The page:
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US The night the iguanas fell: Cold snap chills Florida and now iguana meat is up for sale

20:45  22 january  2020
20:45  22 january  2020 Source:   usatoday.com

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The forecast verified.

On Tuesday afternoon, the National Weather Service in Miami issued an unusual warning about cold-stunned iguanas falling from trees across South Florida.

And Wednesday morning, reports and photos appeared of the reptiles laying on the ground:

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"Verification of the @NWSMiami warning," tweeted NOAA meteorologist Eric Blake, who included a photo of a stunned lizard on Virginia Key, Florida. "That boy ain't going nowhere ... young one couldn't take it (might be dead)." 

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a lizard on a rock: A stunned iguana lies in the grass at Cherry Creek Park in Oakland Park, Fla., Wednesday, Jan. 22, 2020. The National Weather Service Miami posted Tuesday on its official Twitter that residents shouldn't be surprised if they see iguanas falling from trees as lows drop into the 30s and 40s. © Joe Cavaretta, AP A stunned iguana lies in the grass at Cherry Creek Park in Oakland Park, Fla., Wednesday, Jan. 22, 2020. The National Weather Service Miami posted Tuesday on its official Twitter that residents shouldn't be surprised if they see iguanas falling from trees as lows drop into the 30s and 40s.

Another photo of an iguana laying on the ground was taken in Oakland Park, Florida. 

This has prompted a sale of iguana meat, dubbed “chicken of the trees,” which started showing up on Facebook Marketplace overnight in South Florida, the Miami Herald reported.

"Mango season may be months away, but if you live in South Florida today, your trees may be ripe for the picking – of iguanas," the Herald said, which included the headline "Tacos, anyone? Iguanas are falling from trees, and people are selling the meat online."

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  South Florida braces for ‘hazardous’ cold and falling iguanas as temperatures dip into the 30s The temperature in Miami is forecast to drop as low as 44 degrees, which could stun iguanas out of trees.According to the National Weather Service, cold-stunned iguanas may fall out of trees without warning. The NWS says the city of Miami will be exposed to “hazardous” cold as temperature bottom out in the 40s.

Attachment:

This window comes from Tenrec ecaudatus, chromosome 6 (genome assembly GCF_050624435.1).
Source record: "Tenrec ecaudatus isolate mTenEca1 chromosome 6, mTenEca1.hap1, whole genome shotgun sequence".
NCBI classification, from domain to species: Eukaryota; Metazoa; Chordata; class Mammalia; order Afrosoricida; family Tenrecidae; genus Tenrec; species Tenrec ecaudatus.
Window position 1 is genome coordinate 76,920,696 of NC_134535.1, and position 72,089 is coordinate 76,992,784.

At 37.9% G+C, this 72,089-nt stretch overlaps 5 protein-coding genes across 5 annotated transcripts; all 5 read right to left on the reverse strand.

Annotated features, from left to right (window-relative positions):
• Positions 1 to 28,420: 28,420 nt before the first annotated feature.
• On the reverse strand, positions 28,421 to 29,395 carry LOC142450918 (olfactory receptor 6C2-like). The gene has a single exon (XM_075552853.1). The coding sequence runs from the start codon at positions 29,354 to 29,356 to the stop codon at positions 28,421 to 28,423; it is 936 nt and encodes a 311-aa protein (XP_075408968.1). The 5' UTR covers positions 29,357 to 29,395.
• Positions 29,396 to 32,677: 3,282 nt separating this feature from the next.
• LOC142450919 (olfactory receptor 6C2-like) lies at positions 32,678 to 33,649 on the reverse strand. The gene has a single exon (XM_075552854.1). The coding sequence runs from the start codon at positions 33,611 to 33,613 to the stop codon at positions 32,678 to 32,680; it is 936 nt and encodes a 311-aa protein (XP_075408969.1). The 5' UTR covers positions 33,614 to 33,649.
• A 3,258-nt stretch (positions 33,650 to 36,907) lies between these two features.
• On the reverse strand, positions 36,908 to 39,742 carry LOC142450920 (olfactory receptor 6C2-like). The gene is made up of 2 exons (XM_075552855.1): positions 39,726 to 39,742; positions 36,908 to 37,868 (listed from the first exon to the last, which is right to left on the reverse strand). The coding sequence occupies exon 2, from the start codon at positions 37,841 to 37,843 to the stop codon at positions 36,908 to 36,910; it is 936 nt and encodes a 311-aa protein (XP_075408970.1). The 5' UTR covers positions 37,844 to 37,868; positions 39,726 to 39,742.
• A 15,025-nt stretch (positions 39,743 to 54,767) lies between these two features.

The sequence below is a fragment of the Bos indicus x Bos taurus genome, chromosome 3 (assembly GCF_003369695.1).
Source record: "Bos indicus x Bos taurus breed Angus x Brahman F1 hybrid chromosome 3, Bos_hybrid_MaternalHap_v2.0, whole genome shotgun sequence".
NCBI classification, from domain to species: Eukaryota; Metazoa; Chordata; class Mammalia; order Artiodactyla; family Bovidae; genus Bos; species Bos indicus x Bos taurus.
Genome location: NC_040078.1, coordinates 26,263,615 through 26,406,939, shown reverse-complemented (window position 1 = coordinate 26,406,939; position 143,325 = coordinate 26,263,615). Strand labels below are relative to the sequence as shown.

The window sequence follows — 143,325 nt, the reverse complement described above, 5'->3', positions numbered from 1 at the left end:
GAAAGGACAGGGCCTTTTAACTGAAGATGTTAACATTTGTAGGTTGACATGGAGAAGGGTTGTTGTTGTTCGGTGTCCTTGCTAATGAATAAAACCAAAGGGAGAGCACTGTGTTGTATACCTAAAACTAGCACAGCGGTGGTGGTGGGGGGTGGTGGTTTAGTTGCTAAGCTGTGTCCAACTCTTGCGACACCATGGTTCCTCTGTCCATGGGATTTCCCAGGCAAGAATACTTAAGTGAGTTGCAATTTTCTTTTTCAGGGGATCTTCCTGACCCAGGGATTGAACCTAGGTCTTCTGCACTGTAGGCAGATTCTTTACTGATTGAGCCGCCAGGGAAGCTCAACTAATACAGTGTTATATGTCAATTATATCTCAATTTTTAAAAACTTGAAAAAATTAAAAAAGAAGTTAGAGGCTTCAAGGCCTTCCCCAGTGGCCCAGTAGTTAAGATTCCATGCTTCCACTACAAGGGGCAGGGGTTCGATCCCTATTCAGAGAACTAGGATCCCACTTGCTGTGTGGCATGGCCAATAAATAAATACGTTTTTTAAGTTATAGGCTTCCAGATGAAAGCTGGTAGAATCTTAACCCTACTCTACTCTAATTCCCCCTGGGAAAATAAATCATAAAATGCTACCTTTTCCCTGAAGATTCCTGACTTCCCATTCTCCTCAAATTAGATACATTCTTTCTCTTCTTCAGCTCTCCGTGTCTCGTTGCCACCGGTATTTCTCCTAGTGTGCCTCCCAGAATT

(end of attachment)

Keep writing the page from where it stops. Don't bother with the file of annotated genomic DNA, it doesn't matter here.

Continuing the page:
The temperature in Miami dropped to a nippy 40 degrees Wednesday morning, according to the National Weather Service, with a wind chill was in the mid-30s.

That's the coldest Miami has been in more than nine years, the Weather Channel said. 

The cold should be short-lived: "After a frigid start to their Wednesday morning in Florida, where freeze warnings and wind chill advisories are in effect across all of the Sunshine State, a return to more typical weather is expected," the weather service said. 

Low temperatures Wednesday night should be in the 50s while highs Thursday rise into the 70s.    

As for the iguanas, the cold stunned but didn't necessarily kill them.

"Iguanas are cold blooded. They slow down or become immobile when temps drop into the 40s. They may fall from trees, but they are not dead," the weather service said.

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Considered to be an invasive species in Florida, iguanas are native to Central America, tropical parts of South America and some Caribbean islands.

Iguanas are allowed to be kept as pets in Florida but are not protected by any law except anti-cruelty to animals. They’ve been in South Florida since the 1960s, but their numbers have increased dramatically in recent years.

This could be due to milder winters: "We're going through multiple winters that are failing to get as cold as almost every winter did a few decades ago," Weather Underground climate blogger Bob Henson said. "This is happening at the same time that iguana populations are multiplying across South Florida."

Contributing: The Associated Press

This article originally appeared on USA TODAY: The night the iguanas fell: Cold snap chills Florida and now iguana meat is up for sale

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